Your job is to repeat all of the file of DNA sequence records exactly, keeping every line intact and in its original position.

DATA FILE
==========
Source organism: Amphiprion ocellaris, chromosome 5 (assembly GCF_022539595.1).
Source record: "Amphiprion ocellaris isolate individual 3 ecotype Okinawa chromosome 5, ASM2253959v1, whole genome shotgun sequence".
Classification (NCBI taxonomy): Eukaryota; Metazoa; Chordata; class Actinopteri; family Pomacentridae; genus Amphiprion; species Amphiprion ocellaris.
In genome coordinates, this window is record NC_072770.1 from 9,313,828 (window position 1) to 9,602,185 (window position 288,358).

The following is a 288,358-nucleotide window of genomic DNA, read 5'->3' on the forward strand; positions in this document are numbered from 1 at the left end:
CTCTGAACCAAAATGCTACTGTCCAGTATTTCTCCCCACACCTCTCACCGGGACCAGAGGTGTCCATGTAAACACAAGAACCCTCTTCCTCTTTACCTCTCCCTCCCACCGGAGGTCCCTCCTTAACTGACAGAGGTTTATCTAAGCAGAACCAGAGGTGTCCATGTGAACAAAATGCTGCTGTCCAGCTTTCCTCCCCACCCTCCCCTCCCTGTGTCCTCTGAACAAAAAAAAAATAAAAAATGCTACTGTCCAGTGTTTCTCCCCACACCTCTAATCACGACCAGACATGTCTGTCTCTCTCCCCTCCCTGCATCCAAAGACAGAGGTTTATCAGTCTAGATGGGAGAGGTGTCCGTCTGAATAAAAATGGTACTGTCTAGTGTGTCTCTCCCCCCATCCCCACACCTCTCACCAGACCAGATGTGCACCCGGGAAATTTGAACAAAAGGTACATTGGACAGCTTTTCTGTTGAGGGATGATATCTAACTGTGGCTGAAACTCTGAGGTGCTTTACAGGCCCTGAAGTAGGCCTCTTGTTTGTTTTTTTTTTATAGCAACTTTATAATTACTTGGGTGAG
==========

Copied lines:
Source organism: Amphiprion ocellaris, chromosome 5 (assembly GCF_022539595.1).
Source record: "Amphiprion ocellaris isolate individual 3 ecotype Okinawa chromosome 5, ASM2253959v1, whole genome shotgun sequence".
Classification (NCBI taxonomy): Eukaryota; Metazoa; Chordata; class Actinopteri; family Pomacentridae; genus Amphiprion; species Amphiprion ocellaris.
In genome coordinates, this window is record NC_072770.1 from 9,313,828 (window position 1) to 9,602,185 (window position 288,358).

The following is a 288,358-nucleotide window of genomic DNA, read 5'->3' on the forward strand; positions in this document are numbered from 1 at the left end:
CTCTGAACCAAAATGCTACTGTCCAGTATTTCTCCCCACACCTCTCACCGGGACCAGAGGTGTCCATGTAAACACAAGAACCCTCTTCCTCTTTACCTCTCCCTCCCACCGGAGGTCCCTCCTTAACTGACAGAGGTTTATCTAAGCAGAACCAGAGGTGTCCATGTGAACAAAATGCTGCTGTCCAGCTTTCCTCCCCACCCTCCCCTCCCTGTGTCCTCTGAACAAAAAAAAAATAAAAAATGCTACTGTCCAGTGTTTCTCCCCACACCTCTAATCACGACCAGACATGTCTGTCTCTCTCCCCTCCCTGCATCCAAAGACAGAGGTTTATCAGTCTAGATGGGAGAGGTGTCCGTCTGAATAAAAATGGTACTGTCTAGTGTGTCTCTCCCCCCATCCCCACACCTCTCACCAGACCAGATGTGCACCCGGGAAATTTGAACAAAAGGTACATTGGACAGCTTTTCTGTTGAGGGATGATATCTAACTGTGGCTGAAACTCTGAGGTGCTTTACAGGCCCTGAAGTAGGCCTCTTGTTTGTTTTTTTTTTATAGCAACTTTATAATTACTTGGGTGAG